The Temperate Database is in the process of being updated, with new records being added and old ones being checked and brought up to date where necessary. This record has not yet been checked and updated.
Chenopodium acuminatum is an annual plant that can grow up to 0.60 metres tall.
It is harvested from the wild for local use as a food and source of materials.
The leaves and seeds of all members of this genus are more or less edible. However, many of the species in this genus contain saponins, though usually in quantities too small to do any harm. Although poisonous, saponins also have a range of medicinal applications and many saponin-rich plants are used in herbalism (particularly as emetics, expectorants and febrifuges) or as sources of raw materials for the pharmaceutical industry. Saponins are also found in a number of common foods, such as many beans.
Saponins have a quite bitter flavour and are in general poorly absorbed by the human body, so most pass through without harm. They can be removed by carefully leaching in running water. Thorough cooking, and perhaps changing the cooking water once, will also normally remove most of them. However, it is not advisable to eat large quantities of raw foods that contain saponins.
Saponins are much more toxic to many cold-blooded creatures, such as fish, and hunting tribes have traditionally put large quantities of them in streams, lakes etc in order to stupefy or kill the fish and make them easy to catch[
The plants also contain some oxalic acid, which in large quantities can lock up some of the nutrients in the food, but, even considering this, they are very nutritious vegetables in reasonable quantities. Cooking the plant will reduce its oxalic acid content. People with a tendency to rheumatism, arthritis, gout, kidney stones or hyperacidity should take especial caution if including this plant in their diet since it can aggravate their condition[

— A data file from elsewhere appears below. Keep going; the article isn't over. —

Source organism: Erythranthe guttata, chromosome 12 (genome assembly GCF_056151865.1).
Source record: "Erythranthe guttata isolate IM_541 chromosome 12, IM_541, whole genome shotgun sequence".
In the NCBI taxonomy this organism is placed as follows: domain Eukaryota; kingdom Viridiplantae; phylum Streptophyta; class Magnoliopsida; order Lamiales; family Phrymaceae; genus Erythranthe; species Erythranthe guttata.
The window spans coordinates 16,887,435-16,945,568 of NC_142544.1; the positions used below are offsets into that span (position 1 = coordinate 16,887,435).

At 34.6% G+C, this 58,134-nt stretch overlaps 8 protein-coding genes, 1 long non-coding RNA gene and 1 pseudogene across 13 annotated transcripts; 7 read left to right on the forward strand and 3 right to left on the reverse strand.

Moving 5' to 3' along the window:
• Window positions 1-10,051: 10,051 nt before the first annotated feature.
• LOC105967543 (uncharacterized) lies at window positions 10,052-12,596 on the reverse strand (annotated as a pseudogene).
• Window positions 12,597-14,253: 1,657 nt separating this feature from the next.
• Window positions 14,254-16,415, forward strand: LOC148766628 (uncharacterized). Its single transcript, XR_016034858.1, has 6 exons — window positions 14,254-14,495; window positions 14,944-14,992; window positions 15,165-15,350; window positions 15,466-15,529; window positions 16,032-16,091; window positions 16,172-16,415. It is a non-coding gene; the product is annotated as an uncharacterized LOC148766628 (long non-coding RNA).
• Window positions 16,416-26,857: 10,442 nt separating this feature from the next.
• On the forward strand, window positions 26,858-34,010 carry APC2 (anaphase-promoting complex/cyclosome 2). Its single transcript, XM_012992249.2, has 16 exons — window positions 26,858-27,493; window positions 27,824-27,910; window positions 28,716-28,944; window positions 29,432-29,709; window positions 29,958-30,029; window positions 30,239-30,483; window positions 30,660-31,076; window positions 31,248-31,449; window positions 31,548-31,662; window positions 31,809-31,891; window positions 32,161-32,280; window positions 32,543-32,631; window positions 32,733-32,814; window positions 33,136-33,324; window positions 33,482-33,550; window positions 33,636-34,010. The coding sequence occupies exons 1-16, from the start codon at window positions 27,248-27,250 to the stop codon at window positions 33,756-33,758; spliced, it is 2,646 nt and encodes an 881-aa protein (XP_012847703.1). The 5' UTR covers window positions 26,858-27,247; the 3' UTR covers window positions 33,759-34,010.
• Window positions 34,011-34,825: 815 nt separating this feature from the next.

E. Asia - China, Japan, Korea.
Wastelands, riverbanks and field margins in northern China[
We have very little information on this species and do not know how well it will grow in Britain, but it should succeed as a spring sown annual. The following notes are based on the general needs of the genus.
An easily grown plant, succeeding in most soils but disliking shade[
]. It prefers a moderately fertile soil[
Leaves - cooked[
]. Used like spinach, they have a mild flavour. The raw leaves should only be eaten in small quantities, see the notes above on toxicity.
Seed - cooked. Rich in protein. It can be ground into a flour and used in making bread etc. The small black seed is about 1mm in diameter[
] and somewhat fiddly to utilize. It should be soaked in water overnight and thoroughly rinsed before it is used in order to remove any saponins.
Gold/green dyes can be obtained from the whole plant[
Seed - sow spring in situ[
]. Most of the seed usually germinates within a few days of sowing.